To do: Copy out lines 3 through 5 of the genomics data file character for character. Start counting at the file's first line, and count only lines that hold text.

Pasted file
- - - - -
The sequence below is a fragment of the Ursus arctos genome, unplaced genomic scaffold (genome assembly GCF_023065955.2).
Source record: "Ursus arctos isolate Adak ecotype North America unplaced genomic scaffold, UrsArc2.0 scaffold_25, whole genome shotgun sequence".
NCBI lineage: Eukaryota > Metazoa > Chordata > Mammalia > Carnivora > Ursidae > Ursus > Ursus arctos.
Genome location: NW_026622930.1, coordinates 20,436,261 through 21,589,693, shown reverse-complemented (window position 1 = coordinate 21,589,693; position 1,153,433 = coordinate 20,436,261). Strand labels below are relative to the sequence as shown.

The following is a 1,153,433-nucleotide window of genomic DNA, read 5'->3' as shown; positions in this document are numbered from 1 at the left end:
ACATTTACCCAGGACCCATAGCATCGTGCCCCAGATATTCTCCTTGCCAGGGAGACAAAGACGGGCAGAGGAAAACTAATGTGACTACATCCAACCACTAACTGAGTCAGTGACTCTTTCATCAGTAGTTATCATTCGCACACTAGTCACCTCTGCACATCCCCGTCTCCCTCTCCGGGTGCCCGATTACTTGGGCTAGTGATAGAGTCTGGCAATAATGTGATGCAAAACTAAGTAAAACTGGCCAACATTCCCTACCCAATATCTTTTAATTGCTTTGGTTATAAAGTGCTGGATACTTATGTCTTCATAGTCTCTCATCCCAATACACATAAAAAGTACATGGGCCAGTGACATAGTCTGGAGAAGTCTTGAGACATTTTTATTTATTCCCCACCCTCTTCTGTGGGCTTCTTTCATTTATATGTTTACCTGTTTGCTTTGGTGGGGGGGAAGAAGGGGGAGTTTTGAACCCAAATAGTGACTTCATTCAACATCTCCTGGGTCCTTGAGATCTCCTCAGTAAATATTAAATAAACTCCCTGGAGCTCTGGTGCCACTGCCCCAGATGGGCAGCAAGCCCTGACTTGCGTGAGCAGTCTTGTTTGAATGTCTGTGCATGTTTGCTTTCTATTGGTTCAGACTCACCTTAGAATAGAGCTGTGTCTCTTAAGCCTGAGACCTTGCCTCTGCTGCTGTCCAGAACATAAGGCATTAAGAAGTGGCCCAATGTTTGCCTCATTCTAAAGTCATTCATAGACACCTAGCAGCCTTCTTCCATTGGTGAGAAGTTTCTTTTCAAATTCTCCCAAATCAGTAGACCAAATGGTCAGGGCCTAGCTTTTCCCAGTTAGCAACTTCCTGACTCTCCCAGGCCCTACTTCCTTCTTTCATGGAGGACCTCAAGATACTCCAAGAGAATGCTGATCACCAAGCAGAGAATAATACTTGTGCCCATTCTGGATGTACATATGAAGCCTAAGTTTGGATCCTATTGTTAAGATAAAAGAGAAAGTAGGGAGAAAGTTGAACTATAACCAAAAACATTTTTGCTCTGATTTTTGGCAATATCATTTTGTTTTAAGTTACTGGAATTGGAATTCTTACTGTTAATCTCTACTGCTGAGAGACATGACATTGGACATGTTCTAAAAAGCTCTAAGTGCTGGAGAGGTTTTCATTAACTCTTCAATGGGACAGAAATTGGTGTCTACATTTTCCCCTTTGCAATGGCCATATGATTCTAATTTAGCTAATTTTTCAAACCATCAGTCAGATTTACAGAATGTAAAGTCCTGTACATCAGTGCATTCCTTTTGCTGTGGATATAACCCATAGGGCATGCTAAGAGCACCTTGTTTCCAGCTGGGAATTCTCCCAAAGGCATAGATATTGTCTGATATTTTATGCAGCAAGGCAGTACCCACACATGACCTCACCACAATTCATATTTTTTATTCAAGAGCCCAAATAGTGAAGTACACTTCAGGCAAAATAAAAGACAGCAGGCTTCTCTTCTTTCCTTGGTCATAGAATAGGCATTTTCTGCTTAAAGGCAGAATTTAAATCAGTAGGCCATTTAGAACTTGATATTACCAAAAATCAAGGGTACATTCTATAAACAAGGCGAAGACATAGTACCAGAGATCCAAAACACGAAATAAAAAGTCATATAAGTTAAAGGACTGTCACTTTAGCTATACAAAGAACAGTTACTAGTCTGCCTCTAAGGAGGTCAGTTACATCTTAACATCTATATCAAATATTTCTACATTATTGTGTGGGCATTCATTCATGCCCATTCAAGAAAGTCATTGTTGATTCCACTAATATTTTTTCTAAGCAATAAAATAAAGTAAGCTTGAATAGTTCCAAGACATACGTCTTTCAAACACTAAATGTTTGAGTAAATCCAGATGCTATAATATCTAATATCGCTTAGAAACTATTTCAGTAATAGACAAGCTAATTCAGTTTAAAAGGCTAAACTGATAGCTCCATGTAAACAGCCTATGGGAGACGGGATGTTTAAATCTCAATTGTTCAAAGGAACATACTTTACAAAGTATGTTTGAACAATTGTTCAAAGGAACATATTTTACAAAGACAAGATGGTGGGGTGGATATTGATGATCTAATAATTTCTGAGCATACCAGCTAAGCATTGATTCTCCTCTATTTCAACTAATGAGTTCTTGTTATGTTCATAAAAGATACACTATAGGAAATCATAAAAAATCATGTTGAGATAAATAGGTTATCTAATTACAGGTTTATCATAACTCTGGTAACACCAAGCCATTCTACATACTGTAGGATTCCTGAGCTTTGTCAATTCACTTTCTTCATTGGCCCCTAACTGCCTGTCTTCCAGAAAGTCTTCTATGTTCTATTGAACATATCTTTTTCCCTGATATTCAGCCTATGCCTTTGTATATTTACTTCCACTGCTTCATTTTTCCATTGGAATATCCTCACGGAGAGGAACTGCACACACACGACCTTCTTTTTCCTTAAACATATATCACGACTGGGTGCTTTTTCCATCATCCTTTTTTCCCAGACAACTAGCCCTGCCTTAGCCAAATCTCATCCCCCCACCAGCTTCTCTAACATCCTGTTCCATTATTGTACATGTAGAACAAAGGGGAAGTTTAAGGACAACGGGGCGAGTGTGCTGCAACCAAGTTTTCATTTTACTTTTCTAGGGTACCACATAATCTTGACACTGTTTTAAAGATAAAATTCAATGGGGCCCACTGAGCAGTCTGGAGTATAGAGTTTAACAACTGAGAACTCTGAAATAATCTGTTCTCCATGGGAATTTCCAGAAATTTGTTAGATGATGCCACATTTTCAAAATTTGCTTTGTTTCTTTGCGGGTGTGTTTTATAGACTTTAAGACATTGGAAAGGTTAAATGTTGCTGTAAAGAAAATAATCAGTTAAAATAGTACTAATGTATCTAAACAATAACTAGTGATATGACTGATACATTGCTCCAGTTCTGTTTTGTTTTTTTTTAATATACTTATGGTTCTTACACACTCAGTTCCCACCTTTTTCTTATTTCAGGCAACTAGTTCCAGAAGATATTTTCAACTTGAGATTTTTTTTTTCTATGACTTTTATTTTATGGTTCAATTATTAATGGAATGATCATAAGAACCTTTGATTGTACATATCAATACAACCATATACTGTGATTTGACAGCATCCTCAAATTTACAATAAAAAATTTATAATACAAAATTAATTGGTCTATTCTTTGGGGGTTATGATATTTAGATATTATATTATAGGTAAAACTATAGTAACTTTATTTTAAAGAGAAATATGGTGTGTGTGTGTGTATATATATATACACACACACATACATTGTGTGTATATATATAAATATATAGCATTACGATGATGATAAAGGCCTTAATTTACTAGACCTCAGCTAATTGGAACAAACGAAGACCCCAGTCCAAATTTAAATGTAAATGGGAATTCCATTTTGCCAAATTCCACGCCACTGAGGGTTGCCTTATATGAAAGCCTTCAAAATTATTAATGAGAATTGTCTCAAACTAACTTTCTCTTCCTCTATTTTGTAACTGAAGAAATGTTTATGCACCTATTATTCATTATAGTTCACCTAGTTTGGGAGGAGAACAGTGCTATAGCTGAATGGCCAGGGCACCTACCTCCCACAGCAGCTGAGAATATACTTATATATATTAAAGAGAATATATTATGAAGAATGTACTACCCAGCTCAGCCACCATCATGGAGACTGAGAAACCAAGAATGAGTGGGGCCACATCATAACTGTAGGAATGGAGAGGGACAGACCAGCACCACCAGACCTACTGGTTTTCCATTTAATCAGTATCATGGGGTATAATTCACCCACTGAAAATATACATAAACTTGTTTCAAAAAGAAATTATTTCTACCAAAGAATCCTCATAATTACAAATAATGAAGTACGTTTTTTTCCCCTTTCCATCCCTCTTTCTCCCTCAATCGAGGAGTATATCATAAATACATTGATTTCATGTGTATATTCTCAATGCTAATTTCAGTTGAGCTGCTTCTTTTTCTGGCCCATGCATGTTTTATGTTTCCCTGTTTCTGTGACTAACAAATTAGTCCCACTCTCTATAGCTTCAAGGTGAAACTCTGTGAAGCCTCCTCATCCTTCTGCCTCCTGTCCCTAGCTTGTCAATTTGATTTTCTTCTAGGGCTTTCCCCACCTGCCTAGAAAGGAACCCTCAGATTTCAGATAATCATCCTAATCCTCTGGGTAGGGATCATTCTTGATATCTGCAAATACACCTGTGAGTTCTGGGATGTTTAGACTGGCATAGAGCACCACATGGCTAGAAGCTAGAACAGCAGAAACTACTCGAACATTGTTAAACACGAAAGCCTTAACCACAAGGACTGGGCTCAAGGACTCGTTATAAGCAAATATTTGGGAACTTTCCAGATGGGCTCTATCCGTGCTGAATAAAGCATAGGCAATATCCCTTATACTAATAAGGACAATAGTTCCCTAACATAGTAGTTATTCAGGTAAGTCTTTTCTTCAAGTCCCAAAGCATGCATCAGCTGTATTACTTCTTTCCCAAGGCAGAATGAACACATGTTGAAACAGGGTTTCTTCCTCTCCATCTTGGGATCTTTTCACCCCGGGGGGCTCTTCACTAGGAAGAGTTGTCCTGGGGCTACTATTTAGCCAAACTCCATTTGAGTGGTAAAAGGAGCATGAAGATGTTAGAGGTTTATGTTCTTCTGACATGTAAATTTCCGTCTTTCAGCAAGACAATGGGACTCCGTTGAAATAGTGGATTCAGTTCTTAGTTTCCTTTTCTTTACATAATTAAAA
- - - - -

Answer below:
NCBI lineage: Eukaryota > Metazoa > Chordata > Mammalia > Carnivora > Ursidae > Ursus > Ursus arctos.
Genome location: NW_026622930.1, coordinates 20,436,261 through 21,589,693, shown reverse-complemented (window position 1 = coordinate 21,589,693; position 1,153,433 = coordinate 20,436,261). Strand labels below are relative to the sequence as shown.

The following is a 1,153,433-nucleotide window of genomic DNA, read 5'->3' as shown; positions in this document are numbered from 1 at the left end: